Last Tuesday, a group of homophobic street preachers made yet another appearance on Penn’s campus, again creating a distressing situation for students understandably offended by the group’s bigoted and often intensely personal rhetoric.
On the previous occasions in which the group has come to campus, the University has behaved admirably. Given that the preachers go out of their way to insult students on the basis of race, gender and sexual orientation, many schools would have been less scrupulous about being venues for the exchange of all ideas.
Penn, by contrast, has protected the preachers’ right to speak by sending police officers and Open Expression Monitors to keep order and ensure the ability of both demonstrators and those who choose to confront them to have a say. That precedent, however, was apparently not followed during the group’s most recent visit to campus.
Although University spokesman Stephen MacCarthy denied knowledge of any Penn staff being instructed to interfere with the protests, a Facilities and Real Estate Services worker running the engine of a noisy maintenance vehicle at the site of one of the demonstrations told The Daily Pennsylvanian that he had been instructed to drown out the protesters by someone from the University.
Although it remains unclear exactly who instructed FRES staff to disrupt the protest, we feel that the action, whoever initiated it, was inappropriate — particularly if motivated by the protesters’ unpleasant message.
The DP sincerely understands that these protesters go out of their way to be offensive, insulting and hurtful and that they in many cases succeed in deeply upsetting Penn students. We appreciate that whoever told FRES workers to drown them out most likely had compassionate and altruistic intentions. We furthermore find the chosen method of disruption — noisy landscaping equipment — to be clever, creative and even amusing.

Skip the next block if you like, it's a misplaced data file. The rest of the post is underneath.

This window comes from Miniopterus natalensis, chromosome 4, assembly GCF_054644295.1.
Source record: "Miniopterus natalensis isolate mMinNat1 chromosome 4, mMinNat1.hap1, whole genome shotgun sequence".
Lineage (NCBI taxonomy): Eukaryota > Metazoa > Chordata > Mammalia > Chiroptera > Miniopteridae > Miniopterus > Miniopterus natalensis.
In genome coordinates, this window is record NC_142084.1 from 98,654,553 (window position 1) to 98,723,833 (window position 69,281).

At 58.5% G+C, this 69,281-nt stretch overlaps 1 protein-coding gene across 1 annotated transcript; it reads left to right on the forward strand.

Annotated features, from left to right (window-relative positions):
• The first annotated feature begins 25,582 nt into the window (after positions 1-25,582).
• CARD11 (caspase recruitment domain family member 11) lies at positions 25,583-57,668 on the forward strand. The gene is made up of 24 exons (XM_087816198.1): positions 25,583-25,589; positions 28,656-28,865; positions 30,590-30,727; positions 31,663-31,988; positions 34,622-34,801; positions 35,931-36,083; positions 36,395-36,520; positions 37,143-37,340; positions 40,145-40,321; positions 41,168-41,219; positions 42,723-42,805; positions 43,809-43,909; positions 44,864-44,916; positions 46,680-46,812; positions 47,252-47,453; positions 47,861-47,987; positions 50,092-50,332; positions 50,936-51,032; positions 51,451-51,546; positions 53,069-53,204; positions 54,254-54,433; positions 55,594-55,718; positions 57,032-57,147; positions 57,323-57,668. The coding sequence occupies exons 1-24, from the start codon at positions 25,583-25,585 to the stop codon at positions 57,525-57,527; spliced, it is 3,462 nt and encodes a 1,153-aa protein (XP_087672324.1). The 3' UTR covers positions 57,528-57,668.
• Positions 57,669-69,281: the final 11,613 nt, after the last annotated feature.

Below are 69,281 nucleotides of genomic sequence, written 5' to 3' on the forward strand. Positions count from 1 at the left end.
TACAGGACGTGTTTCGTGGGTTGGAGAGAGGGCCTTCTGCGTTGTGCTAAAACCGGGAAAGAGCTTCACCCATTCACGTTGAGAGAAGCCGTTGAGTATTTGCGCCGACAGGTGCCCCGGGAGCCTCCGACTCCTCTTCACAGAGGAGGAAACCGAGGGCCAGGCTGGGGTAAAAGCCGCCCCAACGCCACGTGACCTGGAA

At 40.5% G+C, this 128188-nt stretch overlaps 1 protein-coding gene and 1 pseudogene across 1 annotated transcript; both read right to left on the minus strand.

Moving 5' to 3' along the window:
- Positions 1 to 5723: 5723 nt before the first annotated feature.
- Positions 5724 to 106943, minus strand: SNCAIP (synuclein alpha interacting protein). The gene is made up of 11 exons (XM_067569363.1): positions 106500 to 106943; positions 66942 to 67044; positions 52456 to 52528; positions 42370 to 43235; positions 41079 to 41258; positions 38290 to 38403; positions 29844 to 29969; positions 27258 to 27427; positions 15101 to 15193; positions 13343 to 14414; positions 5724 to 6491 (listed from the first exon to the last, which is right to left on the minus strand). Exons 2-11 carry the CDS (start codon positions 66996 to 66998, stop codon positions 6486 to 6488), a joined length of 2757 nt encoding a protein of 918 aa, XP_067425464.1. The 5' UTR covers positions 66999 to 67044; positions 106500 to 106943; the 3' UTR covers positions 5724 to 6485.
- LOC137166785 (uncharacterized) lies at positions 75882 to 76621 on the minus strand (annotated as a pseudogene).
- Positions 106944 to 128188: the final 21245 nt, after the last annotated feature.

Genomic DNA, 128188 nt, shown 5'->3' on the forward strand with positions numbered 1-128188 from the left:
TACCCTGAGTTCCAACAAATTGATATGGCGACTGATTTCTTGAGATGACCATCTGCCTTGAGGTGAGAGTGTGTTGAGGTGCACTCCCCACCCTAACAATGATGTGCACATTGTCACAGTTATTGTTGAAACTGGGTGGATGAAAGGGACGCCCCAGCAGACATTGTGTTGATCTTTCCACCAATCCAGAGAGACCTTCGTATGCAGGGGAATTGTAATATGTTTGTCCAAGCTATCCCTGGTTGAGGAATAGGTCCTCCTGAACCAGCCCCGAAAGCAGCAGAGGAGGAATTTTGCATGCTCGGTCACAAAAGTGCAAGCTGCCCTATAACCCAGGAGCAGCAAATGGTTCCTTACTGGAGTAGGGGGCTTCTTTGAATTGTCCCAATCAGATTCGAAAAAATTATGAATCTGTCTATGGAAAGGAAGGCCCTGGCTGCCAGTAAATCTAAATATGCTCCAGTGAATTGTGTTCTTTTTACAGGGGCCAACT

As an organization which relies on a climate of unfettered speech and discourse on campus to perform our function, however, we cannot condone official intervention in expressive activity. No matter how nasty the message, this was still a peaceful protest of the type that Penn explicitly allows.
By the terms of its own Guidelines on Open Expression, “the University affirms that the substance or the nature of the views expressed is not an appropriate basis for any restriction upon or encouragement of an assembly or a demonstration.” This commitment means that only the conduct of protesters can justify shutting down a demonstration, not their message. If the University has awarded itself discretion to decide what messages will go undisrupted on campus and which must compete with leaf blowers and Gator trucks, Penn’s robust climate of free expression is in jeopardy.
Even if the University employee who initiated the disruption believed it to be justified under Penn policy, the chosen mechanism was nevertheless inappropriate. If an appropriate body had determined that the protesters had violated the Guidelines on Open Expression or any applicable criminal laws, it would have justified removing them from campus, not merely drowning them out.
It is worth remembering also that this action did not silence only hateful views. A leaf blower or a truck engine drowns out love as well as vitriol, depriving students who might have wished to show support for their peers via counter-protest the chance to be heard as well.
Ultimately, this was a transgression, not a travesty. Though sending leaf blowers to disrupt a hateful protest did not comport with our treasured vision of the University as an open forum for the vigorous exchange and contest of ideas, it was clever and, we are sure, well-meaning. We are disappointed, but not outraged at the decision, whoever made it. We hope it will not happen again.